Carrie has lunch with Petrovsky's ex Juliette B. who tells her he always gives priority to his art above his partner- she finds that true and has a generally bad time. Charlotte prepares with Anthony...
While Carrie and Stanford hang out at the bar of Brasserie 8 1/2 in midtown Manhattan, they run into Lynn Cameron, an old friend, who is producing a NY fashion show featuring real models and famous ...
While wrestling with the pressures of life, love, and work in Manhattan, Carrie, Miranda, and Charlotte join Samantha for a trip to Abu Dhabi (United Arab Emirates), where Samantha's ex is filming a new movie.
Michael Patrick King
Sarah Jessica Parker,
The first name of "Mr. Big" (played by Chris Noth) is revealed only in the final episode. His whole name is learned in the follow-up movie Sex and the City (2008). See more »
In the opening credits, a close-up of the bus that splashed Carrie shows that it was full of people. But as the bus rounds the corner, it is totally empty. See more »
My Zen teacher also said the only way to true happiness is to live in the moment and not be worried about the future.
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The producers cut a scene featuring a terrorist alert from the fifth season after deciding it was inappropriate. The show's main character Carrie Bradshaw - played by Sarah Jessica Parker - was to be seen being blocked when she tried to get onto a roped off New York subway which had been closed by the authorities. See more »
I would never have imagined that Sex and the City would cause such a negative reaction. It is particularly surprising that anyone from London would dare be self-righteous enough as to spew a lengthy harangue of moral rights and wrongs. Since when is London high on morality? The show is something to be taken with a grain of salt. For those that think that it send the wrong message about sex, it's not an after school special and there is no reason to remind a thirty-something year old to practice safe sex. The show is on HBO late at night for a reason. I do not understand the point of watching the show if one does not like it. It's the TV show executives and cast that end up laughing all the way to the bank - while those sitting on their couches, complaining, are simultaneously boosting the shows ratings. Why bother contributing awareness and popularity to something that one so avidly disagrees with?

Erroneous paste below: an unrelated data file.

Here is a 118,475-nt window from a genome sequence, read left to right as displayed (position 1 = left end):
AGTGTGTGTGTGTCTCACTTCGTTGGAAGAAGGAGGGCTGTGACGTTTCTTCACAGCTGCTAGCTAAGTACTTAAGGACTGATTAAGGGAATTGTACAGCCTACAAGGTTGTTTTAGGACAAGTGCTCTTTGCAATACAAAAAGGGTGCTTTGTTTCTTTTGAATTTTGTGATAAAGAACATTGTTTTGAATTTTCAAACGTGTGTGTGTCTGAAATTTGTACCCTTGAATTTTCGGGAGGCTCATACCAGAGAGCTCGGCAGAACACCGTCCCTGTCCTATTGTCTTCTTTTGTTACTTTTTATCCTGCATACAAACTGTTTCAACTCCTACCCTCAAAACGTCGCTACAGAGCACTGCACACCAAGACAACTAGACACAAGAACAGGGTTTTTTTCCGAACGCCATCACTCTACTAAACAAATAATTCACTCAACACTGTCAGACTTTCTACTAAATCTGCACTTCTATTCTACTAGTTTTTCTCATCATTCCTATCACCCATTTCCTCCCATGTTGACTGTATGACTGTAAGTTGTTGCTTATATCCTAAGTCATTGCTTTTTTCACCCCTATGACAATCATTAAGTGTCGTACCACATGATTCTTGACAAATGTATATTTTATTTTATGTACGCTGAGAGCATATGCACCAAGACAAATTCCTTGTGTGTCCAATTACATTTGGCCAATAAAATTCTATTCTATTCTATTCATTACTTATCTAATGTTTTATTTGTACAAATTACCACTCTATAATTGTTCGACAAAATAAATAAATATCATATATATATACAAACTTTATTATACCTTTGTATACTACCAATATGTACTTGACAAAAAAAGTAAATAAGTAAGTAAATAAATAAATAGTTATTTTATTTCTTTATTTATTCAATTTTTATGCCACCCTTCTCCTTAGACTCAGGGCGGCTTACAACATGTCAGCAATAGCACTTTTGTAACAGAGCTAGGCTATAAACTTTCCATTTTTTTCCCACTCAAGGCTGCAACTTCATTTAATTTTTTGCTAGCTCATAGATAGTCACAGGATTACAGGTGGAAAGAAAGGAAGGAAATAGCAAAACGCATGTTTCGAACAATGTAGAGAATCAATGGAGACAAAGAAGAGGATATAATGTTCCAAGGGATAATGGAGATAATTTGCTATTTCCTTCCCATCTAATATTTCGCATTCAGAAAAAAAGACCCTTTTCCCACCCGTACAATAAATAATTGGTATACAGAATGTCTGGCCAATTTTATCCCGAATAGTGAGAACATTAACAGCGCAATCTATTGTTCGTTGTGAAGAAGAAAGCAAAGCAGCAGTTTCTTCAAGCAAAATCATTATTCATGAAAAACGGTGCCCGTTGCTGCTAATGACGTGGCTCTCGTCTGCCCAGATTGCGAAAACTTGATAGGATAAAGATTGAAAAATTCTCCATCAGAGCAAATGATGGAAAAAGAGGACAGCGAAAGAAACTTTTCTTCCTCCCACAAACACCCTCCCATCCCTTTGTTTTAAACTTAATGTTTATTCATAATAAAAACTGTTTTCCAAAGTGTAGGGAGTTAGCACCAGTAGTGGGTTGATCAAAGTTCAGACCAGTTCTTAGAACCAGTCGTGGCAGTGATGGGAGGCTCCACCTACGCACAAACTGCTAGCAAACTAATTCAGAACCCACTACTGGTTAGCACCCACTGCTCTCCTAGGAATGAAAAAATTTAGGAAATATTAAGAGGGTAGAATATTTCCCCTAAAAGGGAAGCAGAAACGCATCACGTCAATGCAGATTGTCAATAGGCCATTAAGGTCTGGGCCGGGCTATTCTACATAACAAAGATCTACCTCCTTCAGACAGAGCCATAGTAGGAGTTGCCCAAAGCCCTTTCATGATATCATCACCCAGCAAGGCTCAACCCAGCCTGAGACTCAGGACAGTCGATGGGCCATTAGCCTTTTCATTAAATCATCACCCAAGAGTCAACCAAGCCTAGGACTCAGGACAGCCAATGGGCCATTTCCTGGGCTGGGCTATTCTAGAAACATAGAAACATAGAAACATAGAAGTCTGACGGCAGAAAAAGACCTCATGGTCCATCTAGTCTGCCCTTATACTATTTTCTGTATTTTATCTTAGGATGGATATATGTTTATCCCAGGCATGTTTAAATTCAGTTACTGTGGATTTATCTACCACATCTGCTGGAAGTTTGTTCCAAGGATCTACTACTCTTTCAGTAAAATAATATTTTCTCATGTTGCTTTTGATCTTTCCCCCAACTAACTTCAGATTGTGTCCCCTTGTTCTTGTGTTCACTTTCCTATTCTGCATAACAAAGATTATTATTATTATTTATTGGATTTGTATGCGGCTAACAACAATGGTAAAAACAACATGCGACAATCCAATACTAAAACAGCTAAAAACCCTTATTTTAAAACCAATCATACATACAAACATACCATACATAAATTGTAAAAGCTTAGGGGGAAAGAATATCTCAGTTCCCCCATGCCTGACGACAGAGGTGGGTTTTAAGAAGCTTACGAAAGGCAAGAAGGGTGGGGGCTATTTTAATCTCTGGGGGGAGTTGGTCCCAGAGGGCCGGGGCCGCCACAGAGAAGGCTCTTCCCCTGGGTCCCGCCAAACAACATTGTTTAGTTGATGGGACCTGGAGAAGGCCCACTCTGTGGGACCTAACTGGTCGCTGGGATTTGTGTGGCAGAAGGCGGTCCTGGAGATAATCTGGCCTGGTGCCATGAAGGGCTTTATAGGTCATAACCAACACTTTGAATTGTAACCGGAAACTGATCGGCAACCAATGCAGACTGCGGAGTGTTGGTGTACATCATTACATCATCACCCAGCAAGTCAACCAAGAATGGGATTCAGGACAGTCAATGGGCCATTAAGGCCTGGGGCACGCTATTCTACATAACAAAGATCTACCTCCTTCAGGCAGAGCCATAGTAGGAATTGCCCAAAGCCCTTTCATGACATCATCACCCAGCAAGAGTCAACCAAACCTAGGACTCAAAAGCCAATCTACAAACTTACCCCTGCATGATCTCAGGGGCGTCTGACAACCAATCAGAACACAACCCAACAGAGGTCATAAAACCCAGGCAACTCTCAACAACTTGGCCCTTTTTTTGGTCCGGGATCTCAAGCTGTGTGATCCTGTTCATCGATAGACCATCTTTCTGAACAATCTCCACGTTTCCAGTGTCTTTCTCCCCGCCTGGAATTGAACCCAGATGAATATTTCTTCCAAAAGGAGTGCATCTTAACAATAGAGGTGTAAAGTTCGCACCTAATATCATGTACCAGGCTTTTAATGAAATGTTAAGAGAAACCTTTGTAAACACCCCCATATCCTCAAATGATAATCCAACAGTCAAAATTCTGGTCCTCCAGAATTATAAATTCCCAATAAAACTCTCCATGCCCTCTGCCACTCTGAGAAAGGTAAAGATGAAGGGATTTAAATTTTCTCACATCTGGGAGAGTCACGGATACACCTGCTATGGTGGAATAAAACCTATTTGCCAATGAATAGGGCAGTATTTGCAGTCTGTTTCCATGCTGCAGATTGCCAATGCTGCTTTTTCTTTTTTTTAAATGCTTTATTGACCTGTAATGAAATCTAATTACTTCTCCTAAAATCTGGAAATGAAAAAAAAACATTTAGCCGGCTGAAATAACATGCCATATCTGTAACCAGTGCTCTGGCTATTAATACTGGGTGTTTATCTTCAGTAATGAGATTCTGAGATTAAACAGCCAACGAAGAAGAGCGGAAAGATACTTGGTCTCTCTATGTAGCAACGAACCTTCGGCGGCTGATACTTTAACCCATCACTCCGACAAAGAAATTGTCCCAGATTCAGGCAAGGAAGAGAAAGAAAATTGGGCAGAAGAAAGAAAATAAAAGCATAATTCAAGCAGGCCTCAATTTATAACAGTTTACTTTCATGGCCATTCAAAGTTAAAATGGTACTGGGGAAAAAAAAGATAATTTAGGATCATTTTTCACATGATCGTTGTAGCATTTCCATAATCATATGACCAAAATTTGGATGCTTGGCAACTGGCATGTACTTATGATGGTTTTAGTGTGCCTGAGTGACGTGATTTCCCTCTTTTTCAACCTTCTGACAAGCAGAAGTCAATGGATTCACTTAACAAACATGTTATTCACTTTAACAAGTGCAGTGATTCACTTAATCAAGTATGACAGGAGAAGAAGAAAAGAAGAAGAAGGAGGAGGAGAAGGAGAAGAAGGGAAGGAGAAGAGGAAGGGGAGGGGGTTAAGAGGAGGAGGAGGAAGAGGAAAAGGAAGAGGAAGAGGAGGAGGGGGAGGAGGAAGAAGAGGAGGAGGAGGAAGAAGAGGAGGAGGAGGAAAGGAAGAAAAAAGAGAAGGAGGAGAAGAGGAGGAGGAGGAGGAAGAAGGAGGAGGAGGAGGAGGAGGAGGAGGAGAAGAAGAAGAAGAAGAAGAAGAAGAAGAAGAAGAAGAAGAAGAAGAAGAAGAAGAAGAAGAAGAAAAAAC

I am only a recent viewer of the show, now running on TBS - so I get the watered-down version, which is still quite enjoyable. I somewhat relate to both the women and the situations presented. I appreciate the fact that the show touches on some major issues of singles in the dating world while, at the same time, not having an overly dramatic or depressing tone. It's fun and light hearted - it celebrates the shallowness in each one of us while also recognizing the basic faults that make us human. In a sense it is hyperbole, but what good TV show isn't? Everything in the world does not have to be serious - in reality no one is politically correct all of the time. The show should not be viewed as representative of men, women, and New York - this is not the way the show is meant to be observed. Take as a spoof on dating life for singles in New York - and on men and women's idiosyncrasies - but by no means take it as reality. It's not - It's just a TV show. If you want reality then get your hiney off the couch and go live your life and stop complaining about how trivial and unrealistic TV shows are!!!!
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